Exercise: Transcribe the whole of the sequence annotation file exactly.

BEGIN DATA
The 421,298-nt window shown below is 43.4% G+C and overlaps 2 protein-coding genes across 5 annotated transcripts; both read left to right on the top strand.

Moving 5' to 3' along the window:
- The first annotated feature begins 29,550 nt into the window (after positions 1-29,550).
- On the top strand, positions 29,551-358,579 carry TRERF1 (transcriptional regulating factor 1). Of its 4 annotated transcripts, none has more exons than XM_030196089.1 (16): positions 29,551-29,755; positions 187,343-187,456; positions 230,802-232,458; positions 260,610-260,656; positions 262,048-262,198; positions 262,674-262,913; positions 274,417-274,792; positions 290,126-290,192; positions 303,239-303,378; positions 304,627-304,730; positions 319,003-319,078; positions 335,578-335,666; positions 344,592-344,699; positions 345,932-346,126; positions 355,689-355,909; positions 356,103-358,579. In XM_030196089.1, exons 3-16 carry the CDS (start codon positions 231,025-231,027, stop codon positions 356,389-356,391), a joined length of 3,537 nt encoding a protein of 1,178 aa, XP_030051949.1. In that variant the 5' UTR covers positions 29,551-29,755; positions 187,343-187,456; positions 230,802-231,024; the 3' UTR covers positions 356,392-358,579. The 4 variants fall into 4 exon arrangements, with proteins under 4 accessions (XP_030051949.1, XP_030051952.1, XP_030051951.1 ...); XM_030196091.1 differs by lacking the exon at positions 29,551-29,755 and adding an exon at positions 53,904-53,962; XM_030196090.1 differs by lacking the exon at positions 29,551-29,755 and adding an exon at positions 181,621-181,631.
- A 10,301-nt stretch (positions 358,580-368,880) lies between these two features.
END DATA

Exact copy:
The 421,298-nt window shown below is 43.4% G+C and overlaps 2 protein-coding genes across 5 annotated transcripts; both read left to right on the top strand.

Moving 5' to 3' along the window:
- The first annotated feature begins 29,550 nt into the window (after positions 1-29,550).
- On the top strand, positions 29,551-358,579 carry TRERF1 (transcriptional regulating factor 1). Of its 4 annotated transcripts, none has more exons than XM_030196089.1 (16): positions 29,551-29,755; positions 187,343-187,456; positions 230,802-232,458; positions 260,610-260,656; positions 262,048-262,198; positions 262,674-262,913; positions 274,417-274,792; positions 290,126-290,192; positions 303,239-303,378; positions 304,627-304,730; positions 319,003-319,078; positions 335,578-335,666; positions 344,592-344,699; positions 345,932-346,126; positions 355,689-355,909; positions 356,103-358,579. In XM_030196089.1, exons 3-16 carry the CDS (start codon positions 231,025-231,027, stop codon positions 356,389-356,391), a joined length of 3,537 nt encoding a protein of 1,178 aa, XP_030051949.1. In that variant the 5' UTR covers positions 29,551-29,755; positions 187,343-187,456; positions 230,802-231,024; the 3' UTR covers positions 356,392-358,579. The 4 variants fall into 4 exon arrangements, with proteins under 4 accessions (XP_030051949.1, XP_030051952.1, XP_030051951.1 ...); XM_030196091.1 differs by lacking the exon at positions 29,551-29,755 and adding an exon at positions 53,904-53,962; XM_030196090.1 differs by lacking the exon at positions 29,551-29,755 and adding an exon at positions 181,621-181,631.
- A 10,301-nt stretch (positions 358,580-368,880) lies between these two features.